Measurement of cell and radial growth
The P. indica growth was measured in terms of DCW i.e dry cell weight in per liter of culture Broth. After about 9-10 d of growth a known volume of biomass was filtered by using Whatmann filter paper No. 1 and then dried in a hot air oven for overnight at about 80°C. After removing all moisture the weight of dry mass was determined. To check the DCW 3 flasks were removed everyday. The scale was used to measure the mycelium radial growth from inoculated disc and it was measured every alternate day.
Spore counting of fungus
To count the pear shaped chlamydospores of P.indica culture first separate these spores from mycelium. For this separation in case of solid media, 1 ml of tween 20 was spread on the agar plate and swirled gently by using sterilized spatula on the surface of agar plate. Now, the already detached spores are scratched and collected in a centrifuge tube. These spores are centrifuged at 3000 rpm for about 8 mins which is further followed by washing with distilled water containing sterilized tween 20. Number of spores is observed by using Haemocytometer with microscope.
Estimation of residual glucose
A 1ml sample diluted with 1ml of sterlized water was taken in a test tube, 3ml DNS reagent was added and heated for 15 min in a boiling water bath. Then the hot tube was supplemented with 1ml Rochelle salt solution and cooled to room temperature. The absorbance was measured at 575nm using Spectrophotometer (Systronics-20).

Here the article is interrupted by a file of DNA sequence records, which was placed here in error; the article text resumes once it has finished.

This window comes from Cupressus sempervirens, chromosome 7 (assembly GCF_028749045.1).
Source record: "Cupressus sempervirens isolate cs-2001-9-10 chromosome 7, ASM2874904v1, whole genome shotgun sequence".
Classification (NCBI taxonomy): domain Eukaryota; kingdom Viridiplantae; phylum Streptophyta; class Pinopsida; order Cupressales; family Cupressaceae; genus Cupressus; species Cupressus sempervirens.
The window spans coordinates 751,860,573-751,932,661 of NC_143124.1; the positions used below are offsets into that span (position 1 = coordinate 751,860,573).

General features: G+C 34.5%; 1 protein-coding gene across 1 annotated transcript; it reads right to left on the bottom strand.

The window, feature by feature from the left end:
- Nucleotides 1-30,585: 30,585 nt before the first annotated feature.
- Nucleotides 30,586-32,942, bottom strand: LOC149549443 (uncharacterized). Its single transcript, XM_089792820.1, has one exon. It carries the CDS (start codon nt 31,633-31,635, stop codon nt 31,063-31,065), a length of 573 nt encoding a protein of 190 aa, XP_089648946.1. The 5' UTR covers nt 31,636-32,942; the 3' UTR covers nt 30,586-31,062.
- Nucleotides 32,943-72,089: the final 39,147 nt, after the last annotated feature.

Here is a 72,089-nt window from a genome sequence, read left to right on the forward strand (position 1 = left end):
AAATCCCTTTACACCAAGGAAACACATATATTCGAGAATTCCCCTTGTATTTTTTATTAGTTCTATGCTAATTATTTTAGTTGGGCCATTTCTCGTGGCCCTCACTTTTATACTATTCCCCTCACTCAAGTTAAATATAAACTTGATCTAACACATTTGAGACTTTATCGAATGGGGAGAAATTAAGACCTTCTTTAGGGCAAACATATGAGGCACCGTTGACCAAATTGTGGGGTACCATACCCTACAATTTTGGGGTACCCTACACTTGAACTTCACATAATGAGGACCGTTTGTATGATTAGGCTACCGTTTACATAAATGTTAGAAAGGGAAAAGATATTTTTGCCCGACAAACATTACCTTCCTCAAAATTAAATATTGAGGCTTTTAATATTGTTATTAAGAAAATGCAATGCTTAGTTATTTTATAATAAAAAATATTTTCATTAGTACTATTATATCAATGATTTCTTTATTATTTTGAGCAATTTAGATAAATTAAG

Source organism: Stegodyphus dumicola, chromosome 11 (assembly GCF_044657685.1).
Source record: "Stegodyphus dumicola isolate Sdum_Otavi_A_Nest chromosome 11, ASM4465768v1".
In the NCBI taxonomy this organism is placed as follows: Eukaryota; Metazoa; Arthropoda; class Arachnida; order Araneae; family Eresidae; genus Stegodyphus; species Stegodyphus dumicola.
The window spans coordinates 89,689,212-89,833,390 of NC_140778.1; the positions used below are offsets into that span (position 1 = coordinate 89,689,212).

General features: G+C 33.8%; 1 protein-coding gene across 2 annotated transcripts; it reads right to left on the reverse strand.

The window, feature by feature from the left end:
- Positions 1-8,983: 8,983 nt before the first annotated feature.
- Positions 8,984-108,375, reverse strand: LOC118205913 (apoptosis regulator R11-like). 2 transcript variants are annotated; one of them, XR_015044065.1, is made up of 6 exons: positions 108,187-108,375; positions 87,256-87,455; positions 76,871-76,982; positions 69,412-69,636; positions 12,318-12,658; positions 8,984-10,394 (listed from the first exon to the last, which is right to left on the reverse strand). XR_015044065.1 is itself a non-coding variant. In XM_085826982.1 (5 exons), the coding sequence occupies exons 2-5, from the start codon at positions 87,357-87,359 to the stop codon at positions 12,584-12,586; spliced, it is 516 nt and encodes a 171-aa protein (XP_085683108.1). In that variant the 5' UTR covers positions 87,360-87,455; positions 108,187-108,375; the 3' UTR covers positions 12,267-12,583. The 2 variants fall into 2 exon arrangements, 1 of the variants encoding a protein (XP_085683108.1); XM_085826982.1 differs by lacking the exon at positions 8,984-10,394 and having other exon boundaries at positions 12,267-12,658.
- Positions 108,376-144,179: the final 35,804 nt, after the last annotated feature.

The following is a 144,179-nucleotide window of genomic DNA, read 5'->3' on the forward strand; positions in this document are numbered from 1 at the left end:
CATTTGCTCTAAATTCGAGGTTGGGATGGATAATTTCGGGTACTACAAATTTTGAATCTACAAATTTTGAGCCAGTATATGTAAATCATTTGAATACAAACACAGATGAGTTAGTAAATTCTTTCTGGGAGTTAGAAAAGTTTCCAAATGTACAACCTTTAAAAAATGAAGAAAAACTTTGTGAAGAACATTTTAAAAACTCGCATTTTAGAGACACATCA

indica spores grown on Safal Jaggery medium were examined under Confocal laser scanning microscope LSM-780 ((Carl-Zeiss, Inc., Jena, Germany). First these spores were separated from mycelium by the method explained in section 4. Now, these pure spores were placed on a glass slide and trichloroacetic acid/ethanol in the ratio of 1/0.15% v/w were used for the fungal biomass fixation. The spore sample was washed with distilled water and then with PBS (phosphate buﬀered saline) which contains 50 µg/mL WGA- AF488 and 0.2% Silwet L-77. Now, these samples were observed under confocal microscope.
Separation of Culture filterate